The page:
Texas turns to Colby Lewis, no stranger to long odds, for Game 6
Lewis was drafted by Texas and later released by the Nationals and Royals
He reinvented himself in two years in Japan with the Hiroshima Toyo Carp
In two playoff starts he has a 1.69 ERA and 11 strikeouts in 10 2/3 innings
ARLINGTON, Texas -- Three years ago Colby Lewis thought he was done. With his major league career at a dead end -- he had endured rotator cuff surgery and a 2007 season in which he was released by the Nationals and the Royals -- the barrel-chested former first-round draft pick packed his bags for Japan, and he had no idea when he was coming back. "When I got the opportunity to go over there," Lewis says of his offer from the Hiroshima Toyo Carp of Japan's Central League, "I was looking at it to pretty much finish my career over there."
For Colby Preston Lewis of Bakersfield, Calif., it has been a long, strange and rather remarkable journey to Game 6 of the ALCS. At Rangers Ballpark on Friday night, the 31-year-old right-hander will take the mound against Phil Hughes and the Yankees in what will be the biggest start of his career -- and, perhaps, the biggest start in Texas Rangers history. "If you told me that I'd be in this situation two years ago, when I was thinking [about] me finishing up my career in Japan," Lewis says, "I would have told you you'd be nuts."
Yes, the Rangers have the star of the 2010 postseason, the ultimate October weapon, Cliff Lee, ready to go in Game 7, but they would very much like to shut the door on the defending champs rather than put their fate in a winner-take-all game where anything is possible. The burning questions entering Friday night's rumble in Arlington: Will the Yankees offense stay hot after finally awakening in Game 5? Just how bad is Nelson Cruz's hamstring injury? Who will take the next round in the Robinson Cano-Josh Hamilton Home Run Derby? Will Hughes, who left too many fastballs over the plate in Game 2 -- "Something's got to change, I've got to execute my pitches better," he said on Thursday -- redeem himself?
And then there's this: Can Texas' Japanese import, the most unlikely starter of this postseason, repeat his impressive Game 2 start, in which he allowed two runs and struck out six Yankees over 5 2/3 innings? "The key, I think, to trying to beat the Yankees is keeping them in the ballpark," says Rangers manager Ron Washington, whose pitchers allowed three home runs over the first four games -- but three more in Game 5 alone. "If you don't keep them in the ballpark, you've got no chance. That's the key for Colby, to continue to just maintain his command, get his spots and keep the ball down. We have all the confidence in the world that he can do that."
Confidence isn't a problem for Lewis, who has been cool under October's hot lights. Before he shut down the Yankees last weekend, Lewis threw five shutout innings against the Rays in Game 3 of the ALDS. "Everybody talks about postseason pressure and nervousness," he says. "But I kind of look at nervousness as taking my family to Japan. That's nervous -- going to a foreign country, not knowing what to expect."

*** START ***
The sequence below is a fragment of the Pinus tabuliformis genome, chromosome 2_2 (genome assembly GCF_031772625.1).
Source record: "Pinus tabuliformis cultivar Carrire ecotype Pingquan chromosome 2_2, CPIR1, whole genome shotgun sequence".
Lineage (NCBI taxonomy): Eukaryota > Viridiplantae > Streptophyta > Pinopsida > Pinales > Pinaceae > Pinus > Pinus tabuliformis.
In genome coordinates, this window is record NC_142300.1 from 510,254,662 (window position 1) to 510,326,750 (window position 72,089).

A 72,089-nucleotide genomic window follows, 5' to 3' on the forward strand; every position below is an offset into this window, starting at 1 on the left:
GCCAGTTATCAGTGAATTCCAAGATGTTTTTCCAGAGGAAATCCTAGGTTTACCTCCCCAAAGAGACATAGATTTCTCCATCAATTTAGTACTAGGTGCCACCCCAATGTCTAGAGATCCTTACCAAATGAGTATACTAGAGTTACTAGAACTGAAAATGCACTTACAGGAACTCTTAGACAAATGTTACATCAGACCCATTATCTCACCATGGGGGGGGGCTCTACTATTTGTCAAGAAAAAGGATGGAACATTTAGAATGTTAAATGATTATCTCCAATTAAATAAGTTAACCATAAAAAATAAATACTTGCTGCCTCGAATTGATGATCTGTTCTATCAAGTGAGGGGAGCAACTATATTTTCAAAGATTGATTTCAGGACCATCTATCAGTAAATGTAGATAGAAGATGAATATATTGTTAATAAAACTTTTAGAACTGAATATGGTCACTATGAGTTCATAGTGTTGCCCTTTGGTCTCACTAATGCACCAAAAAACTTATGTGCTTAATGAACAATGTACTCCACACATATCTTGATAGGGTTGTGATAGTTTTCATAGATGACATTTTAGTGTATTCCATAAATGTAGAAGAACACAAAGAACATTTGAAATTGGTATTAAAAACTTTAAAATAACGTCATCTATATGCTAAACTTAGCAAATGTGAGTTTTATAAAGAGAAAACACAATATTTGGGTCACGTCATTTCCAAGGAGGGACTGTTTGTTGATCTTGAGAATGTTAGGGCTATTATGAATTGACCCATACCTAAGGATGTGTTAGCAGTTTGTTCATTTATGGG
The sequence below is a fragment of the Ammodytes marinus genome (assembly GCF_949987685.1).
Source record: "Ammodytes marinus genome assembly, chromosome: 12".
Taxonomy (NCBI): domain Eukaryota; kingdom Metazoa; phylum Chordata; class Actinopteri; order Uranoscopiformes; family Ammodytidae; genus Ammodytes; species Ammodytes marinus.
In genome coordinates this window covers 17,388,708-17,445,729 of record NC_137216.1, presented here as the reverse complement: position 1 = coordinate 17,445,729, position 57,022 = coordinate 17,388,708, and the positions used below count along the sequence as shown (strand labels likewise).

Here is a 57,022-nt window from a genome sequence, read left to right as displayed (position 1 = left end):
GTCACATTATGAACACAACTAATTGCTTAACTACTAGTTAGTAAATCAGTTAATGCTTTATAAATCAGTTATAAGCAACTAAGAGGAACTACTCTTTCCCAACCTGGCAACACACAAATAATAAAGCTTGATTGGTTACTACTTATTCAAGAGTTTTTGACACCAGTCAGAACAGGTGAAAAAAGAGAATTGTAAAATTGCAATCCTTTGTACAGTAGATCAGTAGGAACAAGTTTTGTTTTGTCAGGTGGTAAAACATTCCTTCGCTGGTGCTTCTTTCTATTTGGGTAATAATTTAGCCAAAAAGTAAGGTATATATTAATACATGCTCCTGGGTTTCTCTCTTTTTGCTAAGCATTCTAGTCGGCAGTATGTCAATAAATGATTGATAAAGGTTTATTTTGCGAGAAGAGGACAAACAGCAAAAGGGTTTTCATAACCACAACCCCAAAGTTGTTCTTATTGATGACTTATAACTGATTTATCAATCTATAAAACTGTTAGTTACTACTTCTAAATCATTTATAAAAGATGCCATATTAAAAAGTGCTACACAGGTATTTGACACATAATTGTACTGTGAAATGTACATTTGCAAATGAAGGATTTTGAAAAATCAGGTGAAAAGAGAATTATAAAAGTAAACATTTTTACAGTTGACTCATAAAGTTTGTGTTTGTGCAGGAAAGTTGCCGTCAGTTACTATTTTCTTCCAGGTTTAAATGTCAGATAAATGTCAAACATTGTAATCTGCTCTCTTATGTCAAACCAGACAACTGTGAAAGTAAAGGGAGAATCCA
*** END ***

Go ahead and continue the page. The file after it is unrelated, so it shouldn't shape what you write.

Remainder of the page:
That Lewis ended up back in Texas -- which drafted him 38th overall in 1999 -- is "a testament to our scouts," says GM Jon Daniels. "They did a great job. After hearing their reports, we were pretty aggressive in getting Colby. He's night-and-day different from before he left. He was a thrower before." Daniels added, "From a makeup standpoint, I just have tremendous respect for a man who believes in himself so much that he's willing to take his family out there and reinvent himself. That's pretty impressive."
Recalls Hall of Famer and Rangers part-owner Nolan Ryan, "I knew Colby when he was a young prospect here, and I saw him in the minor leagues. And I saw the dominant stuff he had and the great breaking ball. He was an exciting young prospect. Then I saw the video on him [in Japan], and I saw his breaking ball and the way he commanded the strike zone. I saw his mound presence. One of the biggest things to me was his confidence: he knew how to pitch, how to set up hitters. You take a player that's willing to go to Japan without knowing the culture or the language, and you be successful like he was -- well, as an organization, you don't worry about maturity with a player like that. That's commitment. And I just thought, 'Well, we need a guy like that.'"
When he left for Japan, Lewis was a fastball-throwing gunslinger. When he came back, he didn't have the blazing fastball anymore, but he was finally a pitcher. This season he was fifth among AL starters with an 8.78 strikeout rate and 11th in strikeout-to-walk ratio. He threw his fastball, which tops out in the low 90s, more than 50 percent of the time but now has a slider that, according to Fangraphs, was one of the game's most effective this season. In his start last weekend against the Yankees he relied more on his curveball after watching C.J. Wilson use the pitch with so much success in Game 1. The Yankees, of course, adjusted to Wilson in Game 5. Who will make the right adjustments in Game 6?
The Rangers are a confident team. On Thursday afternoon at their team workout, the starting pitchers took BP as if it's a certainty that they'll be facing either the Giants or Phillies on the road next week. They're confident because they know they have Lee in Game 7. But they're confident because they know this, too: You shouldn't bet against Colby Lewis.
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